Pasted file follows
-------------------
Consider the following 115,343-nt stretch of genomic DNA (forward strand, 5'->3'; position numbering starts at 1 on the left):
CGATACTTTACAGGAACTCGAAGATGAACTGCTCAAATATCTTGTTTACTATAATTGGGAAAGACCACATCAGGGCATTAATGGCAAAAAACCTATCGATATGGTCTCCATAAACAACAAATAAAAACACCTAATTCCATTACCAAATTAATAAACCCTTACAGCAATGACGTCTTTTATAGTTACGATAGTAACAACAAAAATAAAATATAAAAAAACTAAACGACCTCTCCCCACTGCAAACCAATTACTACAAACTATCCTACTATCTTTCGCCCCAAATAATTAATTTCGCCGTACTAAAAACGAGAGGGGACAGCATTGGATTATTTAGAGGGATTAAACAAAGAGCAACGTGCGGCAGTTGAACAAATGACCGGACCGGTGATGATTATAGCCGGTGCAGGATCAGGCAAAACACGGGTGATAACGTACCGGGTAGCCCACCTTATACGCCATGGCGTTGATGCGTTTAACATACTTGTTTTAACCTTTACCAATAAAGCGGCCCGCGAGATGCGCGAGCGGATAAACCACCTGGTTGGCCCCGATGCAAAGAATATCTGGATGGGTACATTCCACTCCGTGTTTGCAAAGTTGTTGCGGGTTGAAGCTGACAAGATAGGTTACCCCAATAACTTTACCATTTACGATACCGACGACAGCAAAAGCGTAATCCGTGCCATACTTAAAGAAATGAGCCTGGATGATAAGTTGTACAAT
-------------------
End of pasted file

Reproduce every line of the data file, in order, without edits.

Consider the following 115,343-nt stretch of genomic DNA (forward strand, 5'->3'; position numbering starts at 1 on the left):
CGATACTTTACAGGAACTCGAAGATGAACTGCTCAAATATCTTGTTTACTATAATTGGGAAAGACCACATCAGGGCATTAATGGCAAAAAACCTATCGATATGGTCTCCATAAACAACAAATAAAAACACCTAATTCCATTACCAAATTAATAAACCCTTACAGCAATGACGTCTTTTATAGTTACGATAGTAACAACAAAAATAAAATATAAAAAAACTAAACGACCTCTCCCCACTGCAAACCAATTACTACAAACTATCCTACTATCTTTCGCCCCAAATAATTAATTTCGCCGTACTAAAAACGAGAGGGGACAGCATTGGATTATTTAGAGGGATTAAACAAAGAGCAACGTGCGGCAGTTGAACAAATGACCGGACCGGTGATGATTATAGCCGGTGCAGGATCAGGCAAAACACGGGTGATAACGTACCGGGTAGCCCACCTTATACGCCATGGCGTTGATGCGTTTAACATACTTGTTTTAACCTTTACCAATAAAGCGGCCCGCGAGATGCGCGAGCGGATAAACCACCTGGTTGGCCCCGATGCAAAGAATATCTGGATGGGTACATTCCACTCCGTGTTTGCAAAGTTGTTGCGGGTTGAAGCTGACAAGATAGGTTACCCCAATAACTTTACCATTTACGATACCGACGACAGCAAAAGCGTAATCCGTGCCATACTTAAAGAAATGAGCCTGGATGATAAGTTGTACAAT